Roman Nekrasov, director of the crop production department of the Ministry of Agriculture in Russia reportedly said that in the first nine months of 2020, Russia exported 254,800 tons of potatoes (both table and seed), which is almost 36% more than in the same period last year. Nevertheless. while potato imports are declining, they still exceed Russian potato exports. Over the first nine months of 2020, 293,400 tons were imported into Russia (in 2019 the official figure provided is 298,300 tons). This means that it is necessary to develop the storage capacity of potatoes in Russia.
Latest potato news from around the World
One of the UK’s leading potato packers has seen a dramatic increase in productivity after investing in new machinery. Over the last six months, IPL, which is part of the ASDA family, has seen throughput increase by 25%. In February, the company doubled the number of GIC machines operating at its Scottish factory and has since seen productivity increase by 15% and mechanical downtime reduce by 2%. Kirsty Reid, Factory Manager at IPL Inchture, says: “Introducing the two new GIC machines to our line at IPL Inchture in February has been incredibly successful. We now operate four GIC8000s and as a result, the tonnage we can handle each hour has increased.
‘Potato-smart’: Idaho potato worker becomes Internet sensation and sends Fleetwood Mac sales soaring
When you’re on your way to work and your ride breaks down, you’ve got a couple of options. You can call a tow truck, call an Uber, or, if you’re like Nathan Apodaca, you can grab your bottle of Ocean Spray Cran-Raspberry juice and your phone, hop on your longboard—and make a viral video that nearly breaks the Internet. As the old adage goes, “The Lord helps those who help themselves.” Rather than miss his shift at the potato processing plant where he works when his 2005 Dodge Durango—with 330,000-plus miles on the odometer— quit on him last month, the 37-year-old father of two took matters into his own hands…
A changing market landscape in the British potato industry: What behavioural changes has Coronavirus driven?
Following an extraordinary few months for the industry, join the AHDB Retail & Consumer Insight team during a series of webinars, focused on reviewing how the market and consumers have changed during the coronavirus pandemic, and what opportunities and threats this now presents for AHDB sectors. Grace Randall joins Kim Malley for this webinar focused on potatoes, discussing how purchasing and consumption has been impacted by coronavirus, pulling out the opportunities and threats for the category in the future.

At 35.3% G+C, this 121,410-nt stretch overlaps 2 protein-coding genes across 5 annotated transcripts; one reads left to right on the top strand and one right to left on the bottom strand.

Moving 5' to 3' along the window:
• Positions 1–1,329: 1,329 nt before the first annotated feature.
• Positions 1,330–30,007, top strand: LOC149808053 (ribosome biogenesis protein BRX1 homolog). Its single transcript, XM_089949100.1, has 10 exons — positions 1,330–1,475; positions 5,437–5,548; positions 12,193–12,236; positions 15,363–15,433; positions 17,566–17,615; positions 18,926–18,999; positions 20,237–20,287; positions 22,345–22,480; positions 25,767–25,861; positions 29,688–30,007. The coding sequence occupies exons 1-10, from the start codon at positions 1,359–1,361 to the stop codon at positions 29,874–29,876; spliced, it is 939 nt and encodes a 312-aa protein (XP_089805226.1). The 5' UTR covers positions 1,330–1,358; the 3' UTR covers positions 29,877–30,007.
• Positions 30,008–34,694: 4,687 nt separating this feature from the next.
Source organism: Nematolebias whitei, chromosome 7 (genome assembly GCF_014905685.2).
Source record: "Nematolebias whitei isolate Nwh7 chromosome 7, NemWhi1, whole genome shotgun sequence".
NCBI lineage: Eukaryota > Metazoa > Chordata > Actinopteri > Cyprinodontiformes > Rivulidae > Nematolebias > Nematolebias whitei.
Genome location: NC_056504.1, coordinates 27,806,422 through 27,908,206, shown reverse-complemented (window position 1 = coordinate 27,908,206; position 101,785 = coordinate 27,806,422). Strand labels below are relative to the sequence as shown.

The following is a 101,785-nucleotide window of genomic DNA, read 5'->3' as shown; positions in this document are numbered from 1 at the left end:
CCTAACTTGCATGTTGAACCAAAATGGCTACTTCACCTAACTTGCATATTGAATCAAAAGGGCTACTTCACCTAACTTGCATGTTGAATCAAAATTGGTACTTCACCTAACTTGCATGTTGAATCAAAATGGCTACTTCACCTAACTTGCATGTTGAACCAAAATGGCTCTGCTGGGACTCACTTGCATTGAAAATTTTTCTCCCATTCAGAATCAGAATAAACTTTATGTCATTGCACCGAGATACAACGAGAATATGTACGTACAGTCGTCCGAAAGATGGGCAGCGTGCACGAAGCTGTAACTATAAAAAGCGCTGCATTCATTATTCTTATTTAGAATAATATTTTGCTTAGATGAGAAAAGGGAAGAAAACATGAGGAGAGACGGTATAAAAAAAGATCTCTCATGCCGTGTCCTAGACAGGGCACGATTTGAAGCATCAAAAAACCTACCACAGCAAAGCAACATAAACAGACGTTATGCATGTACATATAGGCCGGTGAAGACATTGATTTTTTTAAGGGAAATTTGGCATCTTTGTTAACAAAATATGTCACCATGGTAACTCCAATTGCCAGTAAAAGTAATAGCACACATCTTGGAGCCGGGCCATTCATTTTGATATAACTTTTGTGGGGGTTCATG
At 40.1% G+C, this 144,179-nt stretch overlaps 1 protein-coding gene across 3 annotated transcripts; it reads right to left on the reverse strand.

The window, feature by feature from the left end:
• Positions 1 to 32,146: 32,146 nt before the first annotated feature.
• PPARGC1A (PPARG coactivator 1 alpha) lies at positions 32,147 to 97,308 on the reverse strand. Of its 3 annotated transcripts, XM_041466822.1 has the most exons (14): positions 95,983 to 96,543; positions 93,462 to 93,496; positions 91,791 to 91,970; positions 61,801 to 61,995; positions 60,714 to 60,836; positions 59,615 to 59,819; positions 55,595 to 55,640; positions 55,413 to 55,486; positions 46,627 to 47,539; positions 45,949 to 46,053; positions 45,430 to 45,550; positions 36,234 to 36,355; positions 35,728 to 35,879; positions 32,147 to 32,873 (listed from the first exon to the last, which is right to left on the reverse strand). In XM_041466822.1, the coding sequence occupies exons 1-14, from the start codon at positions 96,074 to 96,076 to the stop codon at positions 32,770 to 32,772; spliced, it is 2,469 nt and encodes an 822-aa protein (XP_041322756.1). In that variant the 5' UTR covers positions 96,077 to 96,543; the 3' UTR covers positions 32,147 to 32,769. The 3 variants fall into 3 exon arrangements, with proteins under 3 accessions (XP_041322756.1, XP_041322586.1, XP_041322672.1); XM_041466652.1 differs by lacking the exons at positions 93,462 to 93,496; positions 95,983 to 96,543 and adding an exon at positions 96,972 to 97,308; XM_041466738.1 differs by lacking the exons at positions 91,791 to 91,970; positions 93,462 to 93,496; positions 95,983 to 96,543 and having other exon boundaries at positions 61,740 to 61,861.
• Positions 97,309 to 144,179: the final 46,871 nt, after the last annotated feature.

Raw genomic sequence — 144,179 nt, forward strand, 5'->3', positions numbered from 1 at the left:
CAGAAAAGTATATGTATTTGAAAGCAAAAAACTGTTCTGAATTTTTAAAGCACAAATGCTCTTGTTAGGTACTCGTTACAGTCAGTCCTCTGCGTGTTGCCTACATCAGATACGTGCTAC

In the latest Eye on Potatoes podcast, NPC CEO Kam Quarles calls in to discuss how potato growers are accessing $14 billion in aid available through USDA’s new CFAP 2 program and the latest Congressional efforts to fund the government until early December. Kam also provides an update on Potato Expo 2021, currently scheduled for January 6-7 as an in-person and online hybrid event and NPC’s Annual Meeting, moved to coincide with February’s Potato D.C. Fly-In.
The potential of the potato has only just begun to be realized, writes Sandra Cordon in an article published by Landscape News. Sandra writes that some 368 million metric tons of potatoes were harvested globally in 2019, as people from Vietnam to Kenya, the Peruvian Andes to Rwanda produced a wide variety of the root vegetable, helping feed an estimated 1.3 billion people who rely on them as a staple food. In step, researchers around the world are hurrying to find ways to increase the quality and yield from potato production through targeted varieties better suited to local weather and soil conditions.
The review of the decision by Biosecurity Tasmania on fresh potato imports comes with a couple of modifications to the original decision which upset Tasmanian potato growers. Biosecurity Tasmania has also been given a slap on the wrist by Primary Industries Minister Guy Barnett for the way in which the decision was made without consultation. And the company which won the approval to bring potatoes into the state says the process to get the go ahead has been a waste of time as none wants to market the spuds.
The food processing industry in India’s Uttar Pradesh (UP) is set to get a major boost with PepsiCo announcing a Rs 814 crore (approx 11mil US$) project for production of Lay’s potato chips, according to a report by the IANS news agency, published by Daijiworld.com. The processing plant will reportedly start commercial production by the middle of 2021. The company will also be sourcing potatoes as raw product from local sources and thereby helping local farmers. Once ready, the plant will be providing direct and indirect employment to about 1,500 people.
Potato Days in the Netherlands is an internationally known event on the annual potato industry event schedule. Every year in November, the event is organized by several companies, including potato breeder HZPC. This year the event will be hosted as a virtual event on Wednesday, November 4th. The theme is “Let’s connect!” Professionals from across the potato chain will come together from all corners of the world virtually to experience the latest potato varieties and to network. The digital domain offers potato breeder HZPC many opportunities to help even participants to connect in creative ways.
Potatoes’ versatility and health benefits have been highlighted during a three-month lockdown marketing campaign by AHDB, reports News Journalist Kelly Henaughen for The Scottish Farmer. From May to July, the levy-funded body brought back its Bud the Spud character to encourage consumers to rethink the way they saw potatoes in a continuation of the ‘More Than a Bit on the Side’ campaign.